Apr 27, 2013

Weekly maintenance update

We have still about three weeks to go before the launch, so I think that we are quite well in the schedule  assuming of course that there are no unpleasant surprises lurking behind the corner. The keel project is advancing according to the plan: the keel is now coated five times with Teknos Inerta primer 5 (epoxy primer). After the underside of the keel is antifouled twice, Dolphin Dance can be lowered on her keel. The underside of the keel is difficult to operate during the normal winter haul-out, so it is good, that it is now properly made. We try to avoid scratching the keel in the coming season.

DD's topsides were polished and waxed already last autumn, so this saves quite a lot of time now in the spring. The plan is to wax the topsides once more (with a hard wax), but that is pretty straight-forward and quick job compared to the rubbing stage.

The teak deck is one of the most time-consuming projects during this spring. Now that the air is dry in the shed, one can see the places where the caulking has separated from the teak. When the teak gets wet, it expands and therefore it may be difficult to locate those areas during the season. Furthermore, all the repairs to the teak deck should be made, when the teak is thoroughly dry, which may be impossible to achieve during the sailing season. In addition to replacing some caulking at few spots, I also tried a bit different approach this year: I bought Capt. Tolley's Creeping Crack Cure, which I injected to all the seams, which looked potentially leaky. Crack Cure has a very low viscosity, so by using capillary action, it finds its way even to the fine cracks. When cured, it should make flexible and strong bond. I will report later how well this method works.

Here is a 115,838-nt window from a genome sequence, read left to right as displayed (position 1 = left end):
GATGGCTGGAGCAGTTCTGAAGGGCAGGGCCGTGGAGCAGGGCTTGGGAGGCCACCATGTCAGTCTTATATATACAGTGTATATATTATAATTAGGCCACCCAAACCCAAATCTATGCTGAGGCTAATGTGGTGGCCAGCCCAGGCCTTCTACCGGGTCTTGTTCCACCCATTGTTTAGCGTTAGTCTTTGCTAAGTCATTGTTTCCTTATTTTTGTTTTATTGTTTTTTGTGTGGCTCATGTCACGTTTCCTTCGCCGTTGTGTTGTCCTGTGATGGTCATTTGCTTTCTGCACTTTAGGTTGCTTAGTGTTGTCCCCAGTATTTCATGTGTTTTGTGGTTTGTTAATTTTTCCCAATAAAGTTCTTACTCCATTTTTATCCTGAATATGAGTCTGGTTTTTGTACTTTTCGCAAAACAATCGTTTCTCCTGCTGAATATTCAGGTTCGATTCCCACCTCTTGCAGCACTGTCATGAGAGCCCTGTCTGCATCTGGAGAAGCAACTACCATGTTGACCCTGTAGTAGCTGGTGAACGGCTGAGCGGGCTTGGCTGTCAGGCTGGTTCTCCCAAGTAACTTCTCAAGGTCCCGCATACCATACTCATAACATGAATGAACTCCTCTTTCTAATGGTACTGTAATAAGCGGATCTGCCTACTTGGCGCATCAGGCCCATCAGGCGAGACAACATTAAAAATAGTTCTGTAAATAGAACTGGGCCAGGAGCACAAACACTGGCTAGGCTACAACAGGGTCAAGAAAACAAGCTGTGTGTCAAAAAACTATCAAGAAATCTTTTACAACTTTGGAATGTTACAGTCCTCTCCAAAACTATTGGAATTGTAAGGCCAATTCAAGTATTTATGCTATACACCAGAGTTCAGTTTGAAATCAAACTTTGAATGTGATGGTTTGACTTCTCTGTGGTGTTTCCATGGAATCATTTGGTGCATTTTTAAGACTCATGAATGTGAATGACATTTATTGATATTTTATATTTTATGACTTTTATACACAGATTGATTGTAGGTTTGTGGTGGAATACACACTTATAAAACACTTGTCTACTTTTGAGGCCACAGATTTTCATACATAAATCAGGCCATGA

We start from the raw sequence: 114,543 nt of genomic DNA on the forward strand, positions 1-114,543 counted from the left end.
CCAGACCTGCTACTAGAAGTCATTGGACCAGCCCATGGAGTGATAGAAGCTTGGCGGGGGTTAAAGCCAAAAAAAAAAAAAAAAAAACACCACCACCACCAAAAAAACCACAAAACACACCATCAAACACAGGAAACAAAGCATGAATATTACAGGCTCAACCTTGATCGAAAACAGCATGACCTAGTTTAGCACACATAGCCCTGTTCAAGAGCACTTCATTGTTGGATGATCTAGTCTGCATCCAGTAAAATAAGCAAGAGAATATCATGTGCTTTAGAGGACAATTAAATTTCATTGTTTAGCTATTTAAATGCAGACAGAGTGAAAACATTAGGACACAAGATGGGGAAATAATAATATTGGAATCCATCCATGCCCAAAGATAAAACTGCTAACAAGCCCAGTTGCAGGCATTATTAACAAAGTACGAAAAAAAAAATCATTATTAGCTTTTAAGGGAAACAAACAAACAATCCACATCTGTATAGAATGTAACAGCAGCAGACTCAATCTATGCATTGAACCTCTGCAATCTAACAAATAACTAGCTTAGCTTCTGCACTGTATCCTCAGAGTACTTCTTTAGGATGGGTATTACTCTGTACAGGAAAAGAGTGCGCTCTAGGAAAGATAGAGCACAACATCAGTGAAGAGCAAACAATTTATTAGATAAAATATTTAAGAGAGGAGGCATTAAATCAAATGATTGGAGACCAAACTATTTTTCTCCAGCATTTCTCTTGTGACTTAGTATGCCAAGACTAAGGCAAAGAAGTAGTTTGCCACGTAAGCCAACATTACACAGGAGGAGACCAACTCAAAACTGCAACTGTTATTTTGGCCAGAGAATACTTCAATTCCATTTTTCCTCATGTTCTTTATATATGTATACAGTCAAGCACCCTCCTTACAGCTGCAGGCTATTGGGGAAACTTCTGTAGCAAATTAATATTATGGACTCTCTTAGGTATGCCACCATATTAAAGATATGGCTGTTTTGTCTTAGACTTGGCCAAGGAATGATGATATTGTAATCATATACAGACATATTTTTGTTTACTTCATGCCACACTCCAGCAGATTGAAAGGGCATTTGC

In general, Creeping Crack Cure is easy to apply. However, according to some internet discussions, the Creeping Crack Cure can leave nasty black spots on the teak, which may be impossible to clean later. Therefore, I cleaned all the spills instantly with a cloth and acetone. This quick action seemed to be sufficient and fortunately we did not have problem with teak turning to black. Also, it is wise to try to avoid the spills in the first place; an injection needle, which can be purchased from pharmaceutical store, helps a lot in accuracy of application.
/Antti

Underside of the keel coated with epoxy primer


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It would be very great to hear your opinion or comments. Thank you in advance for commenting! -Antti & Minna